Seoul City has declared another war against major retailers by planning to limit the sales of 51 items including fresh foods at large discount stores and supermarket chains.
Although the measure is not legally binding yet, Seoul City’s recommendation to large discount stores and supermarket chains to restrict sales of those items would deal a blow to their revenues should it become a law.
The main objective is to lure people to conventional or traditional markets.
The city government plans to propose revising a related law to the National Assembly following a public hearing with interested parties and consumers next month.
|Shoppers navigate the aisles at Lotte Mart, one of the nation’s top retail chainstores. (Yonhap News)|
Officials at E-mart, Homeplus, Lotte Mart and their affiliated supermarket chains like E-mart Everyday and Lotte Super believe the impact would be disastrous beyond comparison with the law that forces them to close two days a month.
“Who’s going to come to a discount store that doesn’t sell tofu and eggs?” said an official at one of the discount stores.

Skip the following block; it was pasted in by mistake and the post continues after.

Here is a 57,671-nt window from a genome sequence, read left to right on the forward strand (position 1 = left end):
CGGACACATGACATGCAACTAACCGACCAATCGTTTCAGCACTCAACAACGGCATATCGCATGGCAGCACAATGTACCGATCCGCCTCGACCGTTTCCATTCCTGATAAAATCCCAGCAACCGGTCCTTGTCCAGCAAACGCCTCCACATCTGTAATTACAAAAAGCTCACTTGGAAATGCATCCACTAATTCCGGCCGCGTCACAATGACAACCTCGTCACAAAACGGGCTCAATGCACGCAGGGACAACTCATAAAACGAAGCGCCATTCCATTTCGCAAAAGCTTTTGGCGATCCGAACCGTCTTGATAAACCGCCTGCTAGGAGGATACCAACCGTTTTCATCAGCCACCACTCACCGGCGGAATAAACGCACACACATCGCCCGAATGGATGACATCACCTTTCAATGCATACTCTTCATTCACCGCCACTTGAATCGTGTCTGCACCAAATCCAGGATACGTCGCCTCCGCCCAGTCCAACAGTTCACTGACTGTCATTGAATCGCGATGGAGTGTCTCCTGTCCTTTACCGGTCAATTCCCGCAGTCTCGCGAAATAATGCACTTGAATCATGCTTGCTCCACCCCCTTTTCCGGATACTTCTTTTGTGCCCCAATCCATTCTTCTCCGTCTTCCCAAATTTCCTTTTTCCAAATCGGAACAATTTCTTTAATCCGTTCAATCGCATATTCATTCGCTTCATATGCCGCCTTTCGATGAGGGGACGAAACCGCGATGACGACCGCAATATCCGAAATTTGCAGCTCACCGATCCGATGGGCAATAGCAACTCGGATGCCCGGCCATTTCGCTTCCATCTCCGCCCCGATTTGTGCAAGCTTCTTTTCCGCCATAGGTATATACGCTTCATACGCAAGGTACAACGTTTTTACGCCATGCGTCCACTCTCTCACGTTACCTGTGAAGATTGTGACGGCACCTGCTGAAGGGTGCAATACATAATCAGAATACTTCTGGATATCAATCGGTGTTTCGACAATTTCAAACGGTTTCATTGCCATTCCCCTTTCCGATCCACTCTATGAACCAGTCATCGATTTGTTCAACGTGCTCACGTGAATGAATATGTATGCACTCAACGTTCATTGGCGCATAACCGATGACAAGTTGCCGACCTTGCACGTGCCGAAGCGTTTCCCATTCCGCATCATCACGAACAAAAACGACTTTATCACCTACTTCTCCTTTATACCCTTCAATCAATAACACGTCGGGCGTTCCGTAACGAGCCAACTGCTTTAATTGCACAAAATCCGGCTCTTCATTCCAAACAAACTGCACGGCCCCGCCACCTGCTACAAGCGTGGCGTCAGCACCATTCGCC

The 51 items that include tobacco and 17 types of vegetables and fresh goods such as fish, eggs and meat, accounted for about 15 percent of E-mart’s sales last year.
The new measure is yet another move by the Park Geun-hye government to help out the little people in the industry, but consumers appeared appalled.
“It would be terribly inconvenient if I can only buy beer and snacks at a discount store, and have to go somewhere else to buy fresh food,” said Kim Sang-min, who frequents a nearby Lotte Mart. “The conventional markets are too far away.”
Merchants at conventional marketplaces say the measure may have some positive effect on their business, but chide that more urgent issues need to be addressed.
“The city’s measure may bring more customers, but what’s hurting our business most is not the discount stores but the people who sell cheap produce from trucks within or near the market,” said one woman who sells greens at Seoul’s Jungang Market near Sindang subway station.
“Although legally unbinding, the measure has provided the grounds for the adjustment of items sold at large discount stores and will therefore help revive conventional markets and mom-and-pop shops,” said Kang Hee-eun, the Seoul City official in charge of supporting small business owners.
The city is also considering adjusting the number of items a new super supermarket can sell when small business owners in the neighborhood file for business adjustment.
“The major retailers are officially against it, but some within the industry say they don’t need to sell some of the products that are unprofitable,” Kang said.
By Kim So-hyun (email@example.com)